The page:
Early to bed
“Early to bed
early to rise
makes a man
healthy, wealthy and wise.”
It’s a nicely written rhyme which is about all it has going for it.
As life advice, it makes no sense unless you’re prone to constant late night parties.
And that’s the thing about nicely constructed pat sayings—we tend to give them more credibility than perhaps they deserve: “perfect sound forever”, “vanishingly low distortion”, “audiophiles prefer vinyl”, “compressed music sounds that way”.
I am sure there’s plenty more where those came from, but it’s enough to make the point. Just because a saying, an idea, or a concept fits nicely into a box doesn’t mean it has any more validity than a loosely constructed jumble of thoughts.
We’ve gotten so used to marketing slogans and proverbs representing facts that we’re in danger of forgetting the underlying truth.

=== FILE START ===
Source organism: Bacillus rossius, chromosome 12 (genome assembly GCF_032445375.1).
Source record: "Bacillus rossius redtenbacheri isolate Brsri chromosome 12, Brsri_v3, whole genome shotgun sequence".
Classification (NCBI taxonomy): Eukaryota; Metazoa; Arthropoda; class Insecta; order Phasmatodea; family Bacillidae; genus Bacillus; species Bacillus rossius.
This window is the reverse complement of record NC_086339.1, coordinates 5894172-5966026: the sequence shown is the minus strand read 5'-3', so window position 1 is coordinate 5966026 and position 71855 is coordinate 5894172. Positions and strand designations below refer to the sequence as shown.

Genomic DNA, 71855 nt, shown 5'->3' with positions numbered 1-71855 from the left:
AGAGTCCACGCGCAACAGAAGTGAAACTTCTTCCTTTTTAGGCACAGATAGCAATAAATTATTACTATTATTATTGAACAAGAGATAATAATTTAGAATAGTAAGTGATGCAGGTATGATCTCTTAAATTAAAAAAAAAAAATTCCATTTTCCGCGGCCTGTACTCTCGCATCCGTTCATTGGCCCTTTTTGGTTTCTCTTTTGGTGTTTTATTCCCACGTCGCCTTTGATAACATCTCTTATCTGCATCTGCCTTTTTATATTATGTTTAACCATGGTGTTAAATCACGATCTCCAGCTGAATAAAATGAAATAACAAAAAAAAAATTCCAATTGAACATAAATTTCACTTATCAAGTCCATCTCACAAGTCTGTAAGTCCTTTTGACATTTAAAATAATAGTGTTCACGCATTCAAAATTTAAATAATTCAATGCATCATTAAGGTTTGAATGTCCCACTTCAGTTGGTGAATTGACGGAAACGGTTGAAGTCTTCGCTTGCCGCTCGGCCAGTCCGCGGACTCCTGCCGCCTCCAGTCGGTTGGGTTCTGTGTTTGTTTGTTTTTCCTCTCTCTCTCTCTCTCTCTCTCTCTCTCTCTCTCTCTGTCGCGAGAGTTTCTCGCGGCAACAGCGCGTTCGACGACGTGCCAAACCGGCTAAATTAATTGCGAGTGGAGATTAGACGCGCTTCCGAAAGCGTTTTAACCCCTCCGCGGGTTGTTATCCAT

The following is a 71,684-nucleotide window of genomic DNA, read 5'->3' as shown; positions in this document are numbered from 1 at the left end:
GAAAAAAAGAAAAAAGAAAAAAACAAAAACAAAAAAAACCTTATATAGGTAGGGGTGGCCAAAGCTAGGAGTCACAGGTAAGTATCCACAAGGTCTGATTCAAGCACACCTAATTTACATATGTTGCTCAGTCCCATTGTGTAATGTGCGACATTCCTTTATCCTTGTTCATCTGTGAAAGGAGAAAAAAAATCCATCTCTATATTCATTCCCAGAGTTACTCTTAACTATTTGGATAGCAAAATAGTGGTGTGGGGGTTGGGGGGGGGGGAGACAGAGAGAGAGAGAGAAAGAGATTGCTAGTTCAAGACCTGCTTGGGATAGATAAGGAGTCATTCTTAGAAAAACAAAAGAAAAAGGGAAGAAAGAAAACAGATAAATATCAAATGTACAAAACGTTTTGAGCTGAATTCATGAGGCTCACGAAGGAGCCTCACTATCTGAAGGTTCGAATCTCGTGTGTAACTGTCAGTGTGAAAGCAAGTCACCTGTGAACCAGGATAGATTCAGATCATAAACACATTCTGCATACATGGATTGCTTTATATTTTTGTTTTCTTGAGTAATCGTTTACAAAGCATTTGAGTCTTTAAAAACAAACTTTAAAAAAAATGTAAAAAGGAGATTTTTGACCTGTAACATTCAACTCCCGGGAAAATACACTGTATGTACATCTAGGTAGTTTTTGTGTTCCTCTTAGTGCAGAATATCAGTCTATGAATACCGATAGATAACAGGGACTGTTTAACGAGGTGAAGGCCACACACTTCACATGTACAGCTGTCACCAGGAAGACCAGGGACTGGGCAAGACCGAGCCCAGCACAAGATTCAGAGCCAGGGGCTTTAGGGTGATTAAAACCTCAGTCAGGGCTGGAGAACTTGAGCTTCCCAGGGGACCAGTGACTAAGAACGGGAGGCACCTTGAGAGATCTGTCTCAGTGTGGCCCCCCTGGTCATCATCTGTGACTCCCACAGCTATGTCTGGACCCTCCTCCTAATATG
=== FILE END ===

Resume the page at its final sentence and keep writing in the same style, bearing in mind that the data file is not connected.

A mistruth or bad idea wrapped up with paper and a pretty bow is no more valuable than what’s inside.
The progress train
We’re all passengers on the progress train whether we choose to be or not. It might feel like we can get off whenever we want, but unless you’re living in a shack disconnected from the grid, deep in the woods, it’s unlikely its constant forward push is going to leave you alone.
I can remember back when the age of digital audio was upon us and the many that checked off the train staying with their mechanical record players. That worked for a while until they wanted to purchase new vinyl, now recorded and mastered on the new digital medium.
They didn’t really get off the train, in fact, I would suggest none of us can when we step back and take the long view.
And, that’s ok because we don’t really want to alienate ourselves from progress. Just sometimes it feels like it’s coming a bit too fast for us to adjust.
The nice thing about thinking of progress as a train is you can get off at any stop and take a holiday before getting back on.